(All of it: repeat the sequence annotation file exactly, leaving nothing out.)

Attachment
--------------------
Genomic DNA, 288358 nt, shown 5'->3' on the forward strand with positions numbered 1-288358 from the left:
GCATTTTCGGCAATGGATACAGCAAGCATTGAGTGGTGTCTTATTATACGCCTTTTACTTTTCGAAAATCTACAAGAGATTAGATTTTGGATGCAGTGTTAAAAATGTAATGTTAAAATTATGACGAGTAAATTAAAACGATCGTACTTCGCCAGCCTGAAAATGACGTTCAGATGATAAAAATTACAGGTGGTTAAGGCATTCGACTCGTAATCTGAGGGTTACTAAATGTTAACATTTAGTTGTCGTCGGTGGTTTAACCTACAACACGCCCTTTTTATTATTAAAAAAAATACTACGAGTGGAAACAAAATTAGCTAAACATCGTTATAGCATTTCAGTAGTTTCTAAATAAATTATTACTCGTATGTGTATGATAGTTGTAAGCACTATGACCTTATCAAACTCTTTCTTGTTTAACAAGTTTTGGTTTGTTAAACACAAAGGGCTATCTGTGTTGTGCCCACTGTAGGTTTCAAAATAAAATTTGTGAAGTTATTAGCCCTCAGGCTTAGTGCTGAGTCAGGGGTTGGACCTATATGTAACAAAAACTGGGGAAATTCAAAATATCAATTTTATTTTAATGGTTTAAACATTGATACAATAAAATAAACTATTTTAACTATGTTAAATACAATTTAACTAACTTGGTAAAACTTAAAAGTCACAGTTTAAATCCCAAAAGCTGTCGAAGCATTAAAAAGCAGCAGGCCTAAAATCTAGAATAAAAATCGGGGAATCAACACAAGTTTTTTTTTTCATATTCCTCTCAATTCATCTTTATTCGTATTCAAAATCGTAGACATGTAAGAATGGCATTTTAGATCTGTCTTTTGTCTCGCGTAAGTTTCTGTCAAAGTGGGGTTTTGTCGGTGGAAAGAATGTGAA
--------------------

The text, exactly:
Genomic DNA, 288358 nt, shown 5'->3' on the forward strand with positions numbered 1-288358 from the left:
GCATTTTCGGCAATGGATACAGCAAGCATTGAGTGGTGTCTTATTATACGCCTTTTACTTTTCGAAAATCTACAAGAGATTAGATTTTGGATGCAGTGTTAAAAATGTAATGTTAAAATTATGACGAGTAAATTAAAACGATCGTACTTCGCCAGCCTGAAAATGACGTTCAGATGATAAAAATTACAGGTGGTTAAGGCATTCGACTCGTAATCTGAGGGTTACTAAATGTTAACATTTAGTTGTCGTCGGTGGTTTAACCTACAACACGCCCTTTTTATTATTAAAAAAAATACTACGAGTGGAAACAAAATTAGCTAAACATCGTTATAGCATTTCAGTAGTTTCTAAATAAATTATTACTCGTATGTGTATGATAGTTGTAAGCACTATGACCTTATCAAACTCTTTCTTGTTTAACAAGTTTTGGTTTGTTAAACACAAAGGGCTATCTGTGTTGTGCCCACTGTAGGTTTCAAAATAAAATTTGTGAAGTTATTAGCCCTCAGGCTTAGTGCTGAGTCAGGGGTTGGACCTATATGTAACAAAAACTGGGGAAATTCAAAATATCAATTTTATTTTAATGGTTTAAACATTGATACAATAAAATAAACTATTTTAACTATGTTAAATACAATTTAACTAACTTGGTAAAACTTAAAAGTCACAGTTTAAATCCCAAAAGCTGTCGAAGCATTAAAAAGCAGCAGGCCTAAAATCTAGAATAAAAATCGGGGAATCAACACAAGTTTTTTTTTTCATATTCCTCTCAATTCATCTTTATTCGTATTCAAAATCGTAGACATGTAAGAATGGCATTTTAGATCTGTCTTTTGTCTCGCGTAAGTTTCTGTCAAAGTGGGGTTTTGTCGGTGGAAAGAATGTGAA